new perspectives in managing endangered species. When we are dealing with the habitat of a species, we believe that the species has found the best environmental conditions. Pulliam, working on sparrows, has demonstrated that species recognize the quality of a patch probably indirectly, when the survival of individuals is menaced by starvation or high risk of predation. The patchy nature of the habitats (in sensu stricto) was not fully considered before the Pulliam model. A gradient of quality for habitats is the rule and not the exception in nature and habitat-specific demography plays a relevant role in regulating natural populations.

According to the Pulliam demographic model (see Table 3.1), Lambda is the finite rate of increase for populations and appears positive in the source habitat and negative in the sink habitat.

The source-sink dynamic is de facto the confirmation that patchiness operates not only on vegetation patterns but also at the level of animal populations. Along a suitable period of time, it is possible to observe in the same habitat populations of source type and in other years populations with sink characteristics. In order to evaluate in a determined time lag if a habitat has a positive or negative demographic trend, Pulliam suggests the calculation of the geometric mean of all (X1X2X3.. At)1/i. If the mean of X on a long period is <1, the population declines; on the contrary, if X>1, the population has a net gain.

The model proposed has been further implemented by Watkinson and Sutherland (1995), who introduced the concept of pseudo-sink. According to this model, some populations considered sink can maintain a minimum population also in the absence of migration, and this is a further confirmation of the complex dynamics of populations in patchy habitats.

In many cases some patches are true ecological traps for species that are attracted by some factors like food, roosting availability, nesting suitability, but other factors like disturbance, predation, or competition can produce a negative balance in the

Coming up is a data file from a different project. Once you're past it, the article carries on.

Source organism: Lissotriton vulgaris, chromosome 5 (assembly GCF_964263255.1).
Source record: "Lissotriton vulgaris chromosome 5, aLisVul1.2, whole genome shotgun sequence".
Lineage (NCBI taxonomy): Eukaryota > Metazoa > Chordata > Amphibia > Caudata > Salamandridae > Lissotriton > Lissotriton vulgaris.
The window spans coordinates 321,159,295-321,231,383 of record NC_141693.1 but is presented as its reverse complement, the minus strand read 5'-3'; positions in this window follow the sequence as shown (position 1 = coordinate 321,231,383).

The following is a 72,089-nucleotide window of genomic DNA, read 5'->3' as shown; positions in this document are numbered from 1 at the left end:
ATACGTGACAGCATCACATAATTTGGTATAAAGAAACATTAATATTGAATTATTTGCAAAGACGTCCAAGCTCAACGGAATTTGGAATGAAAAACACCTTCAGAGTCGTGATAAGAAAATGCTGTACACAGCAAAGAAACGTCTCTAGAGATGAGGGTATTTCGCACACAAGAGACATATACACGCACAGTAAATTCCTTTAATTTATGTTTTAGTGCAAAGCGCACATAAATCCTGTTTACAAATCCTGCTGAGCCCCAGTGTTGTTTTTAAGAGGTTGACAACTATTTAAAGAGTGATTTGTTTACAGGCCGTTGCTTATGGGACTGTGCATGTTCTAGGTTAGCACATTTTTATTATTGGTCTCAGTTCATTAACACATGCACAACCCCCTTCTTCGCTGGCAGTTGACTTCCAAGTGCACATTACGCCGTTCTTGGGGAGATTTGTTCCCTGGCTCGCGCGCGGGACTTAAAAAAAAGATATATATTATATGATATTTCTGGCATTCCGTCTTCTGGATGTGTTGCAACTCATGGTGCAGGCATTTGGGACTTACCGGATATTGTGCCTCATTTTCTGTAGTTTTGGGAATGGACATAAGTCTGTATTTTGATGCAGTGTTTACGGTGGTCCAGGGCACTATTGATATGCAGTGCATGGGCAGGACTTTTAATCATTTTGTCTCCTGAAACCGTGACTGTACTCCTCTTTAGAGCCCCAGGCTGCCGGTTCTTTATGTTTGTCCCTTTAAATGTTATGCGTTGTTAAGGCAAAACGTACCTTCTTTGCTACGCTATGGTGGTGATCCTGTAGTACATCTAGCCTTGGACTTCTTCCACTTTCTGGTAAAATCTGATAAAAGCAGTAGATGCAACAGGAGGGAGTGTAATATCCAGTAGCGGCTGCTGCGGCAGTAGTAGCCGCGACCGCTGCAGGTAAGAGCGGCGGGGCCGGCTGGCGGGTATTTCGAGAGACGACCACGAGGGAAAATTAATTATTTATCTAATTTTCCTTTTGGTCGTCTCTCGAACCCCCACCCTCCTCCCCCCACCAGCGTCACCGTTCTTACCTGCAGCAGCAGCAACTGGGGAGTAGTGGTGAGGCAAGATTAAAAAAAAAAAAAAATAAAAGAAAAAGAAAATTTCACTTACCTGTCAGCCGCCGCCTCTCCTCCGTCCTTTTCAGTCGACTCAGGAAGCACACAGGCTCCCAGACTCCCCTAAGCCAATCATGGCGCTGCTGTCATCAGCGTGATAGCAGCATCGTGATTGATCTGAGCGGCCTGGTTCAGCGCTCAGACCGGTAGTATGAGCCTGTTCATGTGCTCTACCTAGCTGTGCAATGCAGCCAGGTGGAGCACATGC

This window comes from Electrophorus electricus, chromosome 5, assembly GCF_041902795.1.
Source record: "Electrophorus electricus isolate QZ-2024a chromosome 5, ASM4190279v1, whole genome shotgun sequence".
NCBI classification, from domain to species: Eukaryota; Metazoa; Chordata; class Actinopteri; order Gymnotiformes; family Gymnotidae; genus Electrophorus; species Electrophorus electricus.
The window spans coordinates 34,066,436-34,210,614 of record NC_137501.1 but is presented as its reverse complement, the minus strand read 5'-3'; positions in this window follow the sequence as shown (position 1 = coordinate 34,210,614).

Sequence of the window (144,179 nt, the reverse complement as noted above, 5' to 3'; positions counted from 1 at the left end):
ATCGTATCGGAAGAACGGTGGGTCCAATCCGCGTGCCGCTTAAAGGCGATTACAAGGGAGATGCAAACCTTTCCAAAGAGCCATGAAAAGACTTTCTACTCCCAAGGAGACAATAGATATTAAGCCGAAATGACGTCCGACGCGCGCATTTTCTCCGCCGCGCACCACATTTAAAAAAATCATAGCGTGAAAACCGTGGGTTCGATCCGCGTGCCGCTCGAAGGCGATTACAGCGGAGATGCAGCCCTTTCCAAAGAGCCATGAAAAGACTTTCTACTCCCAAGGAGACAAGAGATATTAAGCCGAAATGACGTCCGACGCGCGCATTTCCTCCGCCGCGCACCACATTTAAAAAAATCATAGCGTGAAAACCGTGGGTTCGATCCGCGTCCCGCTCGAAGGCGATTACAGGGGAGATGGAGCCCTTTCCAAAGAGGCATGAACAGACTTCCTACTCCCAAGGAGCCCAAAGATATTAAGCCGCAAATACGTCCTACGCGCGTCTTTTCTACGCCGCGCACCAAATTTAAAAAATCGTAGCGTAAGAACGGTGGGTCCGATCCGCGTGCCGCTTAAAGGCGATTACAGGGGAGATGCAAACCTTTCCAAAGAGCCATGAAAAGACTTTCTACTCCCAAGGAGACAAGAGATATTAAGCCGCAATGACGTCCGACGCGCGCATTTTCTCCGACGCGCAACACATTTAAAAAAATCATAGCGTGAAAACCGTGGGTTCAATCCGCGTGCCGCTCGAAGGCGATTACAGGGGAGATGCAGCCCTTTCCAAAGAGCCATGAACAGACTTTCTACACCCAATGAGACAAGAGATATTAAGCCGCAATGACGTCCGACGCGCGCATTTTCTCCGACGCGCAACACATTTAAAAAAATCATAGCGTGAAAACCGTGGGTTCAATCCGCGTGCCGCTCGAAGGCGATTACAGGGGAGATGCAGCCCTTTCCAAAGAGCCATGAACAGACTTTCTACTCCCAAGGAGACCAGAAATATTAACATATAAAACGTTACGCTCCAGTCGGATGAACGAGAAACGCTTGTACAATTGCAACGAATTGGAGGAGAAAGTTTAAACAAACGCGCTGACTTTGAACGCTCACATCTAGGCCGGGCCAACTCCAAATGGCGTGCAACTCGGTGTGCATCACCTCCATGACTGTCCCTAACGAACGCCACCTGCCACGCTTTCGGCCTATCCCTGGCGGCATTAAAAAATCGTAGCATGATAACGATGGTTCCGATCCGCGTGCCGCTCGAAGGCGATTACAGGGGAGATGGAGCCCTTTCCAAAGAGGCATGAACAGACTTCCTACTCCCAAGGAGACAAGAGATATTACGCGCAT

Table 3.1 Demographic source-sink model (from Pulliam 1988, 1996)

ut = Individuals at the end of winter B = Offspring ut+Put = Individuals alive at the end of the breeding season Pa = Adults that survive during the nonbreeding season Pj = Juvenile survival ut+1 = PaUt+PjPut=ut(Pa+PPj)=Aut Population at the beginning of the next year Lambda = (Pa+PPj) is the finite rate of increase for the population

In a heterogeneous environment habitats may sustain source or sink populations with different levels of A 1,2,3

If A1 > A2 then A1 is source and A2 is sink u1*= is the maximum size of a source population

A1u1* = Individual at the end of the nonbreeding season

A1-1 = per capita reproductive surplus in the source habitat

A2-1 = per capita deficit in the sink habitat u1*(A1-1) = Number of individuals that migrate in sink habitats u2*=u1*(A1-1)/(1-A2) Equilibrium in a population of type sink population. In this case, we can observe a denser population in such habitats that in reality is the result of immigration fluxes from other source habitats.

The source-sink model opens up new perspectives on the mosaic theory indicating that often the local density of a population is a misleading indicator of habitat quality. The seasonal variation in habitat quality for a species can determine characters of source in one season and of sink on another occasion. This source-sink patchiness allows better understanding of the dynamic of populations, especially over a long period. Some good habitats can be found empty while other habitats that are considered poor habitats can be found to be full of organisms. In conclusion the demography of populations is quite far from being understood in detail, and the role of patchiness could be more important than suspected in the past.

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